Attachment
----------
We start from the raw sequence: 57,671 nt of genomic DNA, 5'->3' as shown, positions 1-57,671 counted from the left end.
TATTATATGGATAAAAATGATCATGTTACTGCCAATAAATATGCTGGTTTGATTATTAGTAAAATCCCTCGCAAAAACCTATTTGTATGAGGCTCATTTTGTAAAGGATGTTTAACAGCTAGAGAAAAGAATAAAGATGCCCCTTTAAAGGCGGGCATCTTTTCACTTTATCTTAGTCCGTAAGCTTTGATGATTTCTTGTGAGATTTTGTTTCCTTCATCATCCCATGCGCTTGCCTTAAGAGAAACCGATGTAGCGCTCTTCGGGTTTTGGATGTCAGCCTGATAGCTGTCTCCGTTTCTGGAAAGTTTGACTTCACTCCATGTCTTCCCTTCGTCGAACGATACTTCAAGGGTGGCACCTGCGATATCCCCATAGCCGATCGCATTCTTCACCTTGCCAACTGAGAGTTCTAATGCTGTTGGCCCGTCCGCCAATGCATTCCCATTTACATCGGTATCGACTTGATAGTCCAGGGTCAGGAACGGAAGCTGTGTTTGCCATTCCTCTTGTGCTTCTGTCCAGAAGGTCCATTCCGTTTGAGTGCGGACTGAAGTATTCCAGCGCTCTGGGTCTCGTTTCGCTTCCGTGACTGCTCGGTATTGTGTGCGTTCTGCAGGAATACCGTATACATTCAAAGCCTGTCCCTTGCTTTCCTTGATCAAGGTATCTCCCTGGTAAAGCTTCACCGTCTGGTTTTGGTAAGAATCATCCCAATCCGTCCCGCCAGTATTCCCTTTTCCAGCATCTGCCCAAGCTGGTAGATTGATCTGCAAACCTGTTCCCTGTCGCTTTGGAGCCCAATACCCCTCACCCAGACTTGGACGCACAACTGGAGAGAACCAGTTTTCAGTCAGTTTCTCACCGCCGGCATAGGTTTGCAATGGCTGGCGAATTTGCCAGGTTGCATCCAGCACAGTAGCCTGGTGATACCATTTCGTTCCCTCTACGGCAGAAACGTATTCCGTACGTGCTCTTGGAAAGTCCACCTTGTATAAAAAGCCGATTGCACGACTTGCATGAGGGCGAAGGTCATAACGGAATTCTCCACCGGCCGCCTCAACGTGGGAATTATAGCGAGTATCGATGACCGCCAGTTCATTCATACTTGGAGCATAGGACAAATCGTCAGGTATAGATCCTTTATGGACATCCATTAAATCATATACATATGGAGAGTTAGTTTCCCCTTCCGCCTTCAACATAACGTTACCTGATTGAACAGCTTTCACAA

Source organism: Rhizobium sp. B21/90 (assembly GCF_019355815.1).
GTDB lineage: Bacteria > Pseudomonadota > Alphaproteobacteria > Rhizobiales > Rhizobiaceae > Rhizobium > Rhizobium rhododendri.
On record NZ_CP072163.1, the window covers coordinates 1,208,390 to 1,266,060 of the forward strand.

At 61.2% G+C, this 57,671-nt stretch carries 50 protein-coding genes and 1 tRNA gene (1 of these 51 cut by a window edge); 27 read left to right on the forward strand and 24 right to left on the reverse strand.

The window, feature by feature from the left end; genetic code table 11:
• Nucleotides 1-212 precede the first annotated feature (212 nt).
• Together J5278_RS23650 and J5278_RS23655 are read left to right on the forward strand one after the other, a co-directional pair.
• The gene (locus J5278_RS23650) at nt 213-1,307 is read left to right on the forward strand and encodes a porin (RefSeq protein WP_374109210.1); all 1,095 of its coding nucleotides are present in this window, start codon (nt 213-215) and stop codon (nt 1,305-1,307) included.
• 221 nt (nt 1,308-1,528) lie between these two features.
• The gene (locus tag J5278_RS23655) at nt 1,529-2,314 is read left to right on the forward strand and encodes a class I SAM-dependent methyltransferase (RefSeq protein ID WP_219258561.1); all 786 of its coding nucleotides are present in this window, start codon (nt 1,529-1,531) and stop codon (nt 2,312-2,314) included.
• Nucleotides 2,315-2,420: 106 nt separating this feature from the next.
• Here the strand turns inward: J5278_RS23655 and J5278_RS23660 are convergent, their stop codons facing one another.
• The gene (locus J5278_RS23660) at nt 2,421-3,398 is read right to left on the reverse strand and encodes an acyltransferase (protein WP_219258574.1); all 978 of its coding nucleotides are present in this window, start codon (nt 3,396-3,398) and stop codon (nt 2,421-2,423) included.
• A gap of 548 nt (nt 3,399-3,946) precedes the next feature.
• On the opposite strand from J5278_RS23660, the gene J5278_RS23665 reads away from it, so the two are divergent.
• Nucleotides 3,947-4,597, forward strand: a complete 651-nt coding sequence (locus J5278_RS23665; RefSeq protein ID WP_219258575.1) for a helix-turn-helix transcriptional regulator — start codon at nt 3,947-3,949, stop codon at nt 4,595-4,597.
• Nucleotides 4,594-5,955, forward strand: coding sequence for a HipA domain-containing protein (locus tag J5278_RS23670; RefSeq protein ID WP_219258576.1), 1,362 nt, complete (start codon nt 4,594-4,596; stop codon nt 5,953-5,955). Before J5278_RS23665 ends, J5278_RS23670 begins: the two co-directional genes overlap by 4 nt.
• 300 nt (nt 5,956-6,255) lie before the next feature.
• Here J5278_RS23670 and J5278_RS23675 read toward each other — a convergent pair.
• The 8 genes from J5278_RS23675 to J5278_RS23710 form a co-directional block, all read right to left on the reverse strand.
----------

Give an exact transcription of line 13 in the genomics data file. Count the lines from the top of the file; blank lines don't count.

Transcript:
• Nucleotides 2,315-2,420: 106 nt separating this feature from the next.